The discovery of a severed human ear found in a field leads a young man on an investigation related to a beautiful, mysterious nightclub singer and a group of psychopathic criminals who have kidnapped her child.
After a car wreck on the winding Mulholland Drive renders a woman amnesiac, she and a perky Hollywood-hopeful search for clues and answers across Los Angeles in a twisting venture beyond dreams and reality.
A Victorian surgeon rescues a heavily disfigured man who is mistreated while scraping a living as a side-show freak. Behind his monstrous façade, there is revealed a person of kindness, intelligence and sophistication.
Essentially a prequel to David Lynch and Mark Frost's earlier TV series "Twin Peaks". The first half-hour or so concerns the investigation by FBI Agent Chet Desmond (Chris Isaak) and his partner Sam Stanley (Kiefer Sutherland) into the murder of night-shift waitress Teresa Banks in the small Washington state town of Deer Meadow. When Desmond finds a mysterious clue to the murder, he inexplicably disappears. The film then cuts to one year later in the nearby town of Twin Peaks and follows the events during the last week in the life of Laura Palmer (Sheryl Lee) a troubled teenage girl with two boyfriends; the hot-tempered rebel Bobby Briggs (Dana Ashbrook) and quiet biker James Hurley (James Marshall), her drug addiction, and her relationship with her difficult (and possible schizophrenic) father Leland (Ray Wise), a story in which her violent murder was later to motivate much of the TV series. Contains a considerable amount of sex, drugs, violence, very loud music and inexplicable ...Written by
The character name Gordon Cole was Lynch's first reference to Sunset Blvd. (1950). The television series already had a character named Norma Jennings. This film has a character named Chester Desmond. Norma Desmond was the name of the female lead in Sunset Blvd. In the 2017 series, Cooper is brought out of his catatonic state by hearing the name Gordon Cole from that film. See more »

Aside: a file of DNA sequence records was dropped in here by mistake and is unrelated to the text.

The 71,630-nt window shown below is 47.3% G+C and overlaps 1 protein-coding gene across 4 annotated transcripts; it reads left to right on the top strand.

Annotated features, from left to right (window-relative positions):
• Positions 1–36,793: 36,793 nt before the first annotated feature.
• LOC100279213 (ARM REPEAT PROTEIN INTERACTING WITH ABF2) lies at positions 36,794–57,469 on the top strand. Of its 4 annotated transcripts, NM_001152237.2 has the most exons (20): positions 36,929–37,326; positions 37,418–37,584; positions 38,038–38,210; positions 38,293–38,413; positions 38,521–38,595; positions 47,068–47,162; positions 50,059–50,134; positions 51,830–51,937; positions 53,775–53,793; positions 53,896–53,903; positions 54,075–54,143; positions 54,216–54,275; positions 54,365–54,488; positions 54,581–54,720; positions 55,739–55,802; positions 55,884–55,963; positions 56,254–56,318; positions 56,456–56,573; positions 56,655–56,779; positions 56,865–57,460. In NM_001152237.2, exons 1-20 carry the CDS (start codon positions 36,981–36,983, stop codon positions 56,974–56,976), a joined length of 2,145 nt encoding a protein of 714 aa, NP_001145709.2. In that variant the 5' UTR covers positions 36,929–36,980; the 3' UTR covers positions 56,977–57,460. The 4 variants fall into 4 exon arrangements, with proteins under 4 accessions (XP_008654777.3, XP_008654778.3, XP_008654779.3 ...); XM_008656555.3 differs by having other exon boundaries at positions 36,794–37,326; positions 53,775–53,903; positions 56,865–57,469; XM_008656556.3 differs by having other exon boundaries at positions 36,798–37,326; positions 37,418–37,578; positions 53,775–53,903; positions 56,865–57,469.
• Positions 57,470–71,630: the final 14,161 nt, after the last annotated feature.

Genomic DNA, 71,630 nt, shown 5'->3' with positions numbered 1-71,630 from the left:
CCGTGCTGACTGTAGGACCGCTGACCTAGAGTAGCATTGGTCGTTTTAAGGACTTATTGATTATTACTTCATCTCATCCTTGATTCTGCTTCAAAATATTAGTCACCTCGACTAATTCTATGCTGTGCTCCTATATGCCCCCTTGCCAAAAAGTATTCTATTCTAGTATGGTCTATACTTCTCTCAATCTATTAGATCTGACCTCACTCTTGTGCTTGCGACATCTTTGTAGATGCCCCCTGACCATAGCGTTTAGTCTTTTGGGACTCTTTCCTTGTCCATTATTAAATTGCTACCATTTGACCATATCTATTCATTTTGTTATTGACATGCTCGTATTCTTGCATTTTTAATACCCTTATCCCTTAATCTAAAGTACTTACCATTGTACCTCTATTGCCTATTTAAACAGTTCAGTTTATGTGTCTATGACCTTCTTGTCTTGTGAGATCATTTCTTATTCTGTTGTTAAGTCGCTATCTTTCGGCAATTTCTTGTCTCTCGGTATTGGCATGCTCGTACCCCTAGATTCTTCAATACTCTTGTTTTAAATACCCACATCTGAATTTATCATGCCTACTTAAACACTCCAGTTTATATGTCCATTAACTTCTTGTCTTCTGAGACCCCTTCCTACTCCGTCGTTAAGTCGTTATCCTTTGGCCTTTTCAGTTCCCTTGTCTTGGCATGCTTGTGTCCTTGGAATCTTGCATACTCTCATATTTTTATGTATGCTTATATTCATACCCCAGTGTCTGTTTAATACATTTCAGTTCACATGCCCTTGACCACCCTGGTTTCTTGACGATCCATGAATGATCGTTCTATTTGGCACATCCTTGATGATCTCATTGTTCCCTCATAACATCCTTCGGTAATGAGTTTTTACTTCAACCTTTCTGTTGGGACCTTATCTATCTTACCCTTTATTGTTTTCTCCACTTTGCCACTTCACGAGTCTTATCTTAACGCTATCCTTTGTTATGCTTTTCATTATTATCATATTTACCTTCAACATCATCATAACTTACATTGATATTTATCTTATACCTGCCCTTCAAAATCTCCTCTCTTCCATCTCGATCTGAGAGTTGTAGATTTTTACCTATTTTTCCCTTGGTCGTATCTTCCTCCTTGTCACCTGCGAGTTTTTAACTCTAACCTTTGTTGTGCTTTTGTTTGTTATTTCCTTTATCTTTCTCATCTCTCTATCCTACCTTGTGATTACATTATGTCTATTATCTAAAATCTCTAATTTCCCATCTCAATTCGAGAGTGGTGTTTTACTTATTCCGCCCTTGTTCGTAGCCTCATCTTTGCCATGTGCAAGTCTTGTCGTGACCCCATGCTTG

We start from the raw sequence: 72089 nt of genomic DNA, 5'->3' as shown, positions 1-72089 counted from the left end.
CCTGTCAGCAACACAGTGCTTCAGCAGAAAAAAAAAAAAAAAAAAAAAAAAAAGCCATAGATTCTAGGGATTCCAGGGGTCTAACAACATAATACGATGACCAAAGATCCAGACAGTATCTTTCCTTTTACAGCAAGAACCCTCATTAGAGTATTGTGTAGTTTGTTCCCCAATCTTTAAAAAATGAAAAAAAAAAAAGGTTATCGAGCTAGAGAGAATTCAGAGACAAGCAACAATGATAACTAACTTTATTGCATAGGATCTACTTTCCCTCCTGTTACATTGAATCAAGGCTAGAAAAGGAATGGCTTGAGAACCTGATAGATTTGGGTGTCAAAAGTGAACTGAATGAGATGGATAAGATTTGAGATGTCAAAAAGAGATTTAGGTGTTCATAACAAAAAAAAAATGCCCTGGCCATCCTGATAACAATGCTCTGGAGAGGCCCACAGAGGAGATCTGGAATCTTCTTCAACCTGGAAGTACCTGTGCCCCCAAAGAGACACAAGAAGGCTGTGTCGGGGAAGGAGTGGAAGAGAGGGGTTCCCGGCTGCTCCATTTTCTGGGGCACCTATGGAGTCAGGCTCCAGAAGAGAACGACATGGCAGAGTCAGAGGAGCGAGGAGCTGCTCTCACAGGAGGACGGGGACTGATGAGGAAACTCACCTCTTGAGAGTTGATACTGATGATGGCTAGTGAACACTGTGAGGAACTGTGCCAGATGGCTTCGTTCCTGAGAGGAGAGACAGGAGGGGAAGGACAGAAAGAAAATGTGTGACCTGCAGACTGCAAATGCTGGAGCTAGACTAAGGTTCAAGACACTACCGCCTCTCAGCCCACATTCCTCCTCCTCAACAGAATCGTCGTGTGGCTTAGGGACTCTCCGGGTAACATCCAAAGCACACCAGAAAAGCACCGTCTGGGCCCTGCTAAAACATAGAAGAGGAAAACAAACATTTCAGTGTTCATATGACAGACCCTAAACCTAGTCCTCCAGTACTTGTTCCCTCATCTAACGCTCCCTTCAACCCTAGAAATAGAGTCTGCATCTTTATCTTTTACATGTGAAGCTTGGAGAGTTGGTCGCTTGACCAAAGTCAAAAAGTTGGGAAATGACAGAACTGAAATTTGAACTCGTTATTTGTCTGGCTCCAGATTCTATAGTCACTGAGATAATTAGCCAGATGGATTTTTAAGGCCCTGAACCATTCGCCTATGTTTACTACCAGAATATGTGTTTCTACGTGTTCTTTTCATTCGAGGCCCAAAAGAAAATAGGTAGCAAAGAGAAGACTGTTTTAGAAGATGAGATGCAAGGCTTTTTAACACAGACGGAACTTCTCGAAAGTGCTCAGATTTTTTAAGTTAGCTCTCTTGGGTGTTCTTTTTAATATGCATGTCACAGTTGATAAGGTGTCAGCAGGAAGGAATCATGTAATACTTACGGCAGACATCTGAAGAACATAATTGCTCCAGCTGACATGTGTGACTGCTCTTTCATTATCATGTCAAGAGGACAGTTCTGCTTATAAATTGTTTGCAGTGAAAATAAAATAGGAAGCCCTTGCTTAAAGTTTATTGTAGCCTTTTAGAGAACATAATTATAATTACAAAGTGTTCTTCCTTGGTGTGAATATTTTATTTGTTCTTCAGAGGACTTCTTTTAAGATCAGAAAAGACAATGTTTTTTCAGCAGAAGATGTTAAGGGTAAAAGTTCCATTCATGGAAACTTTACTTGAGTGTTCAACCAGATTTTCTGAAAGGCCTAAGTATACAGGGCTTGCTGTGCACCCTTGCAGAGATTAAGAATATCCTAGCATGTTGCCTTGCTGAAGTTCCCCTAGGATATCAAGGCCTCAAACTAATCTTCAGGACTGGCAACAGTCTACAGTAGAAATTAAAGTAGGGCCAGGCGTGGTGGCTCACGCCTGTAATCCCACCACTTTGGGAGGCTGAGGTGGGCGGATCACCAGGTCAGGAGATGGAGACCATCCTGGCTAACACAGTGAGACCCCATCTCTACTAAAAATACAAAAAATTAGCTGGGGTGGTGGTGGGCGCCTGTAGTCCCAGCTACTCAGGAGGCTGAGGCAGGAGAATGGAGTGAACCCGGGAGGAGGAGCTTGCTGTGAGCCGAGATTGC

Norma's hair is noticeably shorter than it was in the series, which takes place only a few days after the events of the film. See more »
[shouting very loud]
GET ME SPECIAL AGENT CHESTER DESMOND OUT IN FARGO, NORTH DAKOTA!
See more »
In Spain, there are two different dubbed versions: one of them, pretty rare and seen only on the TV channel Canal +, features almost all the same dubbed voices as the Spanish version of the series Twin Peaks , while the other, easier to find (but not much, being that in Spain the movie is hard to find any way), has no common dubbed voices with the series. None of these dubbed versions feature dubbing or subtitles for the Red Room and nightclub scenes. See more »
After the cancellation of Twin Peaks, there were a lot of questions left unresolved and the series's general meaning was unclear. The fans that had remained through the show's second-season decline doubtlessly wanted a conclusion to the show's many narrative strands. A feature film could have provided a sense of closure, as with future cult TV shows Firefly and Veronica Mars. But of course, David Lynch has never been one to give people what they want.
Fire Walk with Me is a prequel, and one that doesn't really provide any information about Laura Palmer's death that isn't revealed in the first half of the TV series. As such, it's inessential even for fans of the show, and at times can feel like a rehash of old material (especially in the first half hour, another quirky detective investigating another murdered young girl).
So why watch Fire Walk With Me? Well, there are some fun appearances by the likes of David Bowie, Kiefer Sutherland and Harry Dean Stanton. But more importantly, the film pares down the supernatural tangents and weird townspeople that littered the TV series. Those things had their value, but they eventually made the murder of Laura Palmer a half- forgotten conceit. As in so many murder mysteries, the actual murder victim becomes inessential. In Fire Walk With Me, that violence takes centre stage. We see Laura Palmer's world, a world of constant sexual violence and her futile attempts to cope by owning the depravity. It's Lynch at his bleakest, and it's genuinely unsettling in the way that, say, the Log Lady is not. Rather than being the story of a strange small town, Fire Walk With Me tells the story of Twin Peaks as a story about a girl who is repeatedly raped and eventually murdered, and there's absolutely nothing charming about that.
It might just be because I was less focused on deciphering the plot, but Lynch's style seems heightened in comparison with the TV series and even some of the other movies he made around this time. The story unfolds in a kind of jazz-like alternation between absurdity, kitsch and horror. There isn't really a plot, but nevertheless I couldn't turn my eyes away. The return to horror makes Fire Walk With Me a worthy companion to the original series, and much more worthy of a revisit than some of those season 2 episodes.
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